The Elgrand Motel
Shhhhhh shit shit shhhhhhh!! Hanging over the front seat in the dark, my shoulders squeezed between the head rest and the front window, I blindly hit the buttons on the driver door in a useless attempt to silence the deafening noise.
Behind me, a wide-awake Guilhem finally located the car keys and pressed the unlock button. The wild beeping subsided, and my heart rate with it. Nothing like setting the car alarm off at 2am – from inside the car – to get the blood pumping (and wake the entire neighbourhood).
And all I wanted was to go to the toilet…
Elgrand in Moana, 1st night. It wasn’t so peaceful once I set the alarm off.
The Nissan Elgrand I had hired was not designed or equipped to be a campervan. We shamelessly turned it into one the minute we discovered that all the back benches could be flattened into a bed which was on par with my Dubai hotel kingsize, though admittedly a bit lumpier.
Freedom camping was not legally allowed in New Zealand unless the vehicle was officially “self-contained”, meaning it had an inbuilt toilet at best and a porta-potty at least. We had neither of course, so along with finding discreet places to camp, the inevitable midnight trips into the bush were standard procedure. We quickly learned how NOT to set off the car alarm in the middle of the night.
The fact we hadn’t brought sleeping bags wasn’t even a thought; a trip to the local discount store produced a 20-dollar pack of pillows & duvet and a 10-dollar sheet. Sorted!
Luxury sleeping quarters
Our ride wasn’t a model you find on the European market. As an eight-seater van, Elgrand looked quite the part from the side on, a sleek yet muscular VIP shuttle with tinted rear windows. He wasn’t quite so sexy from the front or the back: he distinctly lacked in the should-width department and by the time we were done with him, could have done with a few less flies smashed across the bumper.
If the side-view was strongly masculine (discounting the wheels from that appreciation), the front was decidedly metro-sexual. But he could roll. He had “a bit of grunt” to him, as the kid from the rental company promised me. For some reason, he struggled between 100 and 120 km/h, shuddering along the road as if he was going to lose some vital part of his anatomy, but hit 130 and he was off (I won’t mention what the New Zealand speed limits are).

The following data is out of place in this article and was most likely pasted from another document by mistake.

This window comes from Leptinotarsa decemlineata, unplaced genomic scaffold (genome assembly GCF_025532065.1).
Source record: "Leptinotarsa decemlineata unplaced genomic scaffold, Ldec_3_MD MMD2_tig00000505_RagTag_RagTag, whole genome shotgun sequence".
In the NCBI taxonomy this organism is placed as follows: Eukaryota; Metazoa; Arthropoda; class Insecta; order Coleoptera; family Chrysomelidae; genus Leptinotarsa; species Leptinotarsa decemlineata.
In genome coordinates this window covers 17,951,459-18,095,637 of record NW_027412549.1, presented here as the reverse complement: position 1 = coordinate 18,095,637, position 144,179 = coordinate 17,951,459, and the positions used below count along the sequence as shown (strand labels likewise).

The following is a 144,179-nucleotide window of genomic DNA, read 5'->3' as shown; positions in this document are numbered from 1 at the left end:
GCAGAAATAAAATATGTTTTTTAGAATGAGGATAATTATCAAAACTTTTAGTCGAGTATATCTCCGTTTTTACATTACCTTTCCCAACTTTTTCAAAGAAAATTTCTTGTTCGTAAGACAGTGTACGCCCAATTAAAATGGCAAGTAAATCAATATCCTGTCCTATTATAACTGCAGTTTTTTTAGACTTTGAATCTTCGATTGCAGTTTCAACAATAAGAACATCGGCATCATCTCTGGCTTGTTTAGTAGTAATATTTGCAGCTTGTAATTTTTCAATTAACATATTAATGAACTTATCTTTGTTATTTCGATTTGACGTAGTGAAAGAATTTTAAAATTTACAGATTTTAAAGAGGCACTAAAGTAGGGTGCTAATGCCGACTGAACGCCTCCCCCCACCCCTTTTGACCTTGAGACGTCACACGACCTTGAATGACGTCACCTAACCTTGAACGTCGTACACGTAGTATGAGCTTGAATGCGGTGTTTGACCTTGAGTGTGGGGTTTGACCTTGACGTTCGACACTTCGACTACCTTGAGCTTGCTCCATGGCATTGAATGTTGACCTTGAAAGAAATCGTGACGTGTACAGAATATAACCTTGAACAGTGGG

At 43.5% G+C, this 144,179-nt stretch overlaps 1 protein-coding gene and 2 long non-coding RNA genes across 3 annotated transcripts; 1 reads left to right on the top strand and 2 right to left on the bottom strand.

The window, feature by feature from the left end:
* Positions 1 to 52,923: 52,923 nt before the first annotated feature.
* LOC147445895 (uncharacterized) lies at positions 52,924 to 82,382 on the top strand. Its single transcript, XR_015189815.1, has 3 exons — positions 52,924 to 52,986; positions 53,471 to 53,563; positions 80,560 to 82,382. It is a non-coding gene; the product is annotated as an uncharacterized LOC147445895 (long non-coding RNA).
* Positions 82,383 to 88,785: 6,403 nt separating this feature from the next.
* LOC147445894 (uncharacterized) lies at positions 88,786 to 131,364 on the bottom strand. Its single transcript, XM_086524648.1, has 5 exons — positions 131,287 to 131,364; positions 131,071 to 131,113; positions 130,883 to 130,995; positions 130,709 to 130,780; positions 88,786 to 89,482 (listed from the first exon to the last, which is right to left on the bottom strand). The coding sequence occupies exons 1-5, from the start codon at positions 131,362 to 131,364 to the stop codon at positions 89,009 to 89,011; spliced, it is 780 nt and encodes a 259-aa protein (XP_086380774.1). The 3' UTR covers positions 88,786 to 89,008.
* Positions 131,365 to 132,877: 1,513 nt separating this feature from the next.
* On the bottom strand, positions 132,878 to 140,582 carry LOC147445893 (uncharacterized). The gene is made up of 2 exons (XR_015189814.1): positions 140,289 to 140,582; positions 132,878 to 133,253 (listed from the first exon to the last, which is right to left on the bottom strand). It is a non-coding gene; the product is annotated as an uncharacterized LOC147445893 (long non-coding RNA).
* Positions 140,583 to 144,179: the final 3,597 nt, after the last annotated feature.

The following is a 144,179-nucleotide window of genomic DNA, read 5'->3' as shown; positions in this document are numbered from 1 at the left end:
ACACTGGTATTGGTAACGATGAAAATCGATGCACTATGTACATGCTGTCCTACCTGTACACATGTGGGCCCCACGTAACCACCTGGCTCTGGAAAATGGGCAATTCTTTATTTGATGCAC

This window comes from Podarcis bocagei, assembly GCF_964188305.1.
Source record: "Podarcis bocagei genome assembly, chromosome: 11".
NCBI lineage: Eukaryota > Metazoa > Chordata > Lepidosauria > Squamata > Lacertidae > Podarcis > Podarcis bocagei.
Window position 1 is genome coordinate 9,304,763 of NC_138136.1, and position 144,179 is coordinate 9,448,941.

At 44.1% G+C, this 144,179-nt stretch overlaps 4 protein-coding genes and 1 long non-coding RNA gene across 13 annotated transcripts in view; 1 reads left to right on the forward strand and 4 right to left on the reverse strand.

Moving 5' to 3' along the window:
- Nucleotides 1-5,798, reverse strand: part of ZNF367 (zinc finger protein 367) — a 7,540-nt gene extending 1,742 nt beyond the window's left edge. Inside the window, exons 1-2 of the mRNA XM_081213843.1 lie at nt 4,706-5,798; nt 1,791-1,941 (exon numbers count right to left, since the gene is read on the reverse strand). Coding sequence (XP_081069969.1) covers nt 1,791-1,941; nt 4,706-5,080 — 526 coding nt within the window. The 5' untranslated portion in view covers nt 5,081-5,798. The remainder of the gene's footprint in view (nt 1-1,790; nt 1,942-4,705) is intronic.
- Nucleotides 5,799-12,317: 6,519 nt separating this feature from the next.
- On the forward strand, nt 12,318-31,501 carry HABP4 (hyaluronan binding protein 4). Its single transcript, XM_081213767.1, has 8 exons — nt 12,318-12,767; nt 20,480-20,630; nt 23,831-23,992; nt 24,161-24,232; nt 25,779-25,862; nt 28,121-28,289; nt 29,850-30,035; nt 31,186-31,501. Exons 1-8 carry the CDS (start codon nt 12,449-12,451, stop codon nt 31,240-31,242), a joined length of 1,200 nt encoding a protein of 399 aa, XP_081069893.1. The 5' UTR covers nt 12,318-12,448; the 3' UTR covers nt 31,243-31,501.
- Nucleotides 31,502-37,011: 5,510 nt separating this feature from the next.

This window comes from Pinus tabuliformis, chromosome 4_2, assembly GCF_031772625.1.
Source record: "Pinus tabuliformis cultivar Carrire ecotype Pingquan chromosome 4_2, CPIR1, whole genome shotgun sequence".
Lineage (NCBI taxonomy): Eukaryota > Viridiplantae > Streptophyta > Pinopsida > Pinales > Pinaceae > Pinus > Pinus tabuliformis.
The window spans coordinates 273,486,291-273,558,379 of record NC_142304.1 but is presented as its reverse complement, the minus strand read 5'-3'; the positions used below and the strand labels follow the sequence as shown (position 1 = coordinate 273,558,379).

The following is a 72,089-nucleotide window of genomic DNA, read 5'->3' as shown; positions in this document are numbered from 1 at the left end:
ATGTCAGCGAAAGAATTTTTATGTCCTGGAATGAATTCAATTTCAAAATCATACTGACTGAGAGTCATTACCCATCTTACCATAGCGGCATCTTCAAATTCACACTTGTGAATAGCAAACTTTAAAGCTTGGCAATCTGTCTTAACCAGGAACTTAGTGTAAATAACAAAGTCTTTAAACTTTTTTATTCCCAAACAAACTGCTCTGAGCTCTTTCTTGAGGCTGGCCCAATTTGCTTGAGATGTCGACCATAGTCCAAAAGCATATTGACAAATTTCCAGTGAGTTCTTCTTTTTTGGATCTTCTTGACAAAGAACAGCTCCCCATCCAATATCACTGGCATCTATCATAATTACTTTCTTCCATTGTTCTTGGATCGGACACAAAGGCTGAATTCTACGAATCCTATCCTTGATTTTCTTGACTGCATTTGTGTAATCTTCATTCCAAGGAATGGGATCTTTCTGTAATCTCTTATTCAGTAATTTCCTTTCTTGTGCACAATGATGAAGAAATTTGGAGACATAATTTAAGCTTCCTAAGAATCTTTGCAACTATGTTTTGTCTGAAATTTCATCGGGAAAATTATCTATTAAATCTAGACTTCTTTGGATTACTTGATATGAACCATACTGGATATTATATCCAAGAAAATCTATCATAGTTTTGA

Elgrand and myself down at the beach, getting ready for Challenge Wanaka.
Though he had no potty, for an Asian-built, plastic box on wheels Elgrand was incredibly well-equipped. His basic options would have cost serious add-on money on any German-designed vehicle out there:
There were roof lights front and back which could be dimmed: we could even go for a semi-romantic atmosphere. Never mind motel, that was hotel standard.
There was a magic electronic door-closing system which meant you didn’t have to slam the sliding door or the boot; just push them far enough shut and a quiet zzzzziiipp would automatically seal them off – very useful when trying to be inconspicuous at night.
Even the wing mirrors folded stealthily back against the bodywork when the doors locked.
Elgrand and his mate in Wanaka, wing mirrors neatly folded in.
There was not one, but two radio systems: one had a mini-disc player, the other a DVD reader. Neither worked. We put this down to either the lack of radio reception in the remote areas we were driving through or the lack of antennae, and miraculously survived for two weeks with my singing in lieu of music.
An integrated GPS / TV system which would have been fancy fifteen years ago lifted out of the dashboard at the touch of a button. We were very impressed. I suppose it would have helped our navigation if everything hadn’t been in Japanese, and maybe also if there had been any kind of signal. As it was we flicked through the entire menu, got as far as bringing up a flickering grey screen which looked like an old TV channel, and gave up.
Passengers in the back could enjoy free entertainment on a drop-down screen very similar to the first ones seen in aircrafts; it should really have been explaining security procedures (how not to set off the car alarm for example) and duty free options (or showing Tom & Jerry at the very least) but was unfortunately useless as we had no DVDs and couldn’t work the aforementioned Japanese junk on the dashboard.
There were pockets and pouches, glove compartments and stashes for sunglasses, nooks and crannies, cup holders, bottle holders and about five cigarette lighters spread all around the van. There was storage room on and under every seat and bench. The step by the sliding door became our bottle store as the ten bike bidons we filled with fresh water every day inevitably ended up there (along with anything else which could roll) after the first few bends in the road. “Do you know where the insect repellent is?” Clunk. Oh yes, there it is.